RIP to Tim Talton, who was a catcher for two seasons in the majors in the 1960s. He died on July 22 at Kitty Askins Hospice Center in Goldsboro, N.C. He was 82 years old. Talton played for the Kansas City Athletics in 1966 and ’67.
Marion Lee Talton was born in Pikeville, N.C., on January 14, 1939, the son of a tobacco farmer. He was called by his given first name all throughout his time at Nahunta High School in Pikeville and Eastern Carolina College in Greenville. The nickname “Tim” wouldn’t be used until he entered into professional baseball. By any name, Talton was a pretty good athlete. He was a top scorer on his high school basketball team, averaging 25 points a game, and a regular state All-Star as a catcher. He hit for the cycle in 1958 as a member of the Goldsboro team in the summer Tobacco State League. The San Francisco Giants signed the power-hitting left-handed hitter, and he made his professional debut in 1959.
Playing for the Class-C St. Cloud Rox of the Northern League, Talton got off to a pretty respectable start in ’59. He batted .262 with 43 RBIs. Once he got past his rookie season, his offense really took off. He hit .329 for Class-A Springfield in 1960, which would have led the Eastern League had he not ended the season about 70 plate appearances short of qualifying for the batting title. As a catcher, he just didn’t get the same amount of playing time as other position players, which left him with a great season but without his name at the top of the batting leaderboard.
Talton kept up his hot hitting with the Victoria Giants of the AA Texas League in 1961. He hit .292 with 8 home runs and 60 RBIs, and he was named not only to the Texas League All-Star Team but also the all-around AA All-Star Team. He, Phil Linz and Doug Clemens were the only Texas Leaguers to make the starting lineup, which was otherwise dominated by the Southern Association. The Giants kept Talton in the Texas League again in 1962, and he set career highs with home runs (15) and RBIs (101) for El Paso while batting .310.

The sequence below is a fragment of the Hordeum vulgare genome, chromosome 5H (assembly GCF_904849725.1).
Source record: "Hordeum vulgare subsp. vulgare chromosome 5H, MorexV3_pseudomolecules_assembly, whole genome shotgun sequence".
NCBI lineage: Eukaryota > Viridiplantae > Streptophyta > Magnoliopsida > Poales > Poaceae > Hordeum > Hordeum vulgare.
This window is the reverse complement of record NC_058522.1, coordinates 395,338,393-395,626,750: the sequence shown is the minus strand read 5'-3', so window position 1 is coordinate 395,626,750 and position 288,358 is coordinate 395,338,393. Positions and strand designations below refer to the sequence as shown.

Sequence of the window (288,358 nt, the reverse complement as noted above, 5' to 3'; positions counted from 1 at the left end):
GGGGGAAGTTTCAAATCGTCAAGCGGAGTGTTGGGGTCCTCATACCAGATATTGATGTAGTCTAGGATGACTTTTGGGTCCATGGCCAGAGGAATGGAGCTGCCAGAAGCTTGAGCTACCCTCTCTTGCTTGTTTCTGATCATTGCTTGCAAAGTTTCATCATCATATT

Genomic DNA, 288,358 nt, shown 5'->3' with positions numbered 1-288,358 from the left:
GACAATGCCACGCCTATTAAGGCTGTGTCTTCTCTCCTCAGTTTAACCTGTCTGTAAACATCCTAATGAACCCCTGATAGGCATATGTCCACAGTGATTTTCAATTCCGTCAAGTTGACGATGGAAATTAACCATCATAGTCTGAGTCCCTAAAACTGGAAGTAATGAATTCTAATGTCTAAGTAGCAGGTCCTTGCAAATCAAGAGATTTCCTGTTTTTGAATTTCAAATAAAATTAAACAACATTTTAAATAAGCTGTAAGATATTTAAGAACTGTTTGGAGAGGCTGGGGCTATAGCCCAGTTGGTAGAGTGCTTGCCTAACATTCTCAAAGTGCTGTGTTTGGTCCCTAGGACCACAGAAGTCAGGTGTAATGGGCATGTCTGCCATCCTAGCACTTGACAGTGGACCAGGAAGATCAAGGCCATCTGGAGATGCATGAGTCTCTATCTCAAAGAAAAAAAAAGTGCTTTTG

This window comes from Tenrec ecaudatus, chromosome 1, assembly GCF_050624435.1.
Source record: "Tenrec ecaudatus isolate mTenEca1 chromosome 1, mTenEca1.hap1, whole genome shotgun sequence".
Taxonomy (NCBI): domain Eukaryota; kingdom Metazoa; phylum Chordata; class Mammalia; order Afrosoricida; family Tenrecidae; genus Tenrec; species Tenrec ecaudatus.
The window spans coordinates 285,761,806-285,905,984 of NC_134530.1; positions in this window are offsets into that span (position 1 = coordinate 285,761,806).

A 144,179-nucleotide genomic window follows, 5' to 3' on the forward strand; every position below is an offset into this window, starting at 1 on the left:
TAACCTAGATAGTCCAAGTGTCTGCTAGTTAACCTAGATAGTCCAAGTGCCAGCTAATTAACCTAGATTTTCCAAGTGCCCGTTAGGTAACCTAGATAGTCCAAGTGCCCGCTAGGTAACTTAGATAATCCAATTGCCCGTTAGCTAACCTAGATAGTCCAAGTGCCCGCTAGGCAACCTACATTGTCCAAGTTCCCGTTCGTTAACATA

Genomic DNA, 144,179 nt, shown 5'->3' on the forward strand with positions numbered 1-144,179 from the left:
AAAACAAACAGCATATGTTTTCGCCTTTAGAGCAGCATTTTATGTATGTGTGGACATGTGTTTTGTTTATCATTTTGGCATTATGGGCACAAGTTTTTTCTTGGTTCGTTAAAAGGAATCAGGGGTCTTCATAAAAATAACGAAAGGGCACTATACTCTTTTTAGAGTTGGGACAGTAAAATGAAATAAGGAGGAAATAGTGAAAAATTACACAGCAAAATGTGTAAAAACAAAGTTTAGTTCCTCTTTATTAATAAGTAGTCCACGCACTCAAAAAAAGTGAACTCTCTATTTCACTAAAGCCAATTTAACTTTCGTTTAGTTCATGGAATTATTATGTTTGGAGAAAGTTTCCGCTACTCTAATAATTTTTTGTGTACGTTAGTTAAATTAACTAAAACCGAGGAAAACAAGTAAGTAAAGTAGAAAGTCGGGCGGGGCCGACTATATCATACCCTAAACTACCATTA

Talton moved up to the AAA Pacific Coast League and spent the next two seasons with Tacoma. His development kind of stalled there. San Francisco’s catching corps was full with the likes of Ed Bailey, Tom Haller and Del Crandall. The Tacoma Giants had a wealth of future major-league talent, so Talton was stuck platooning with Bob Barton for 1963 and ’64. The catching position in Tacoma got even more crowded in 1964 with the addition of a 20-year-old kid named Randy Hundley. Talton batted in the .270s each of those two seasons, with little power. His ’64 season was hampered by a broken finger that required surgery. In January of 1965, Talton was traded to the Kansas City A’s for outfielder George Alusik. His new team assigned him to Vancouver of the PCL, and he batted .273 as a backup catcher. It was almost his last season in professional ball.
“I was getting to the age that if I couldn’t make the majors I felt I owed it to my family to get established in some other job,” said Talton, who was married with two children at the time.
Talton didn’t report to spring training at all in 1966. Then in May, the Athletics contacted him, said that they liked his bat and invited him to report to the AA Mobile A’s. He agreed, even knowing that he wouldn’t get many chances to catch with prospect Rene Lachemann on the roster. Instead, Talton played outfield and first base, batting .278 with 6 homers in 32 games. On July 7, he was called up to the majors.